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I forgot to include what to do with the baby! Simply put, we box up all the little stuff in the house, to be brought back out again when the youngest no longer makes a habit of putting every new discovery into his mouth. Sure, the boys resist a little to loosing their beloved playmobil knights, but the joy when they get them back with all of the pieces and my sanity is worth it. The baby can therefore safely play wherever the big boys do: In the living room with the Dulpos, trains, and blocks, downstairs with the stuffed animals and larger kitchen items, and outside on the grass. I keep board books out for all of the kids to read, and some of our school books are board books. The rest I put up high out of baby and destructive toddler's reaches. When the older two paint, baby has a snack in his high chair. The first crafts I let my older two do were the color wonders in the high chair, followed by old rubber stamps that I'm not fond of with washable ink pads, again in the high chair. When I read, all are allowed to listen, though baby typically hugs my knees and begs to nurse because I'm sitting down (sigh).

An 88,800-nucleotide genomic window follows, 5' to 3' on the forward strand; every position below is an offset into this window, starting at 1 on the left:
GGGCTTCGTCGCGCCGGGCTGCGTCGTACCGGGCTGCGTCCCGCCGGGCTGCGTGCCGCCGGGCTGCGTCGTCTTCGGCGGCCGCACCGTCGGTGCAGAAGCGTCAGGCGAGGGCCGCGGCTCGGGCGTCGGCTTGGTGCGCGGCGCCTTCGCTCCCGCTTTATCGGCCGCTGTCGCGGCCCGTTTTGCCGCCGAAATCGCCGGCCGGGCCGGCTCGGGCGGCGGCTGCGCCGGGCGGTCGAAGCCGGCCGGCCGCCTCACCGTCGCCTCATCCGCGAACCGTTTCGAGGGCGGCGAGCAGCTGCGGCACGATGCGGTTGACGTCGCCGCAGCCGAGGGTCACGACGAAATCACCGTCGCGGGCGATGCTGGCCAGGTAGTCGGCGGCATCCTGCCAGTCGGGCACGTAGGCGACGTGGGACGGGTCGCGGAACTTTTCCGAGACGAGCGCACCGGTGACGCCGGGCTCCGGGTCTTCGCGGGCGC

I will say that I used to personally disdain sitting outside while my boys played. I felt like I was wasting time that I could have spent cleaning, checking my email (I freelance, and I often get work via email), or researching stuff on the internet.

My iTouch is my new best friend. We have wireless internet at home, so now I can check my email, browse the web, make lists and more in the back yard. That, and read, and garden. I make up the "cleaning" time in the morning with chore time, and make sure to do something productive with my time spent out of doors.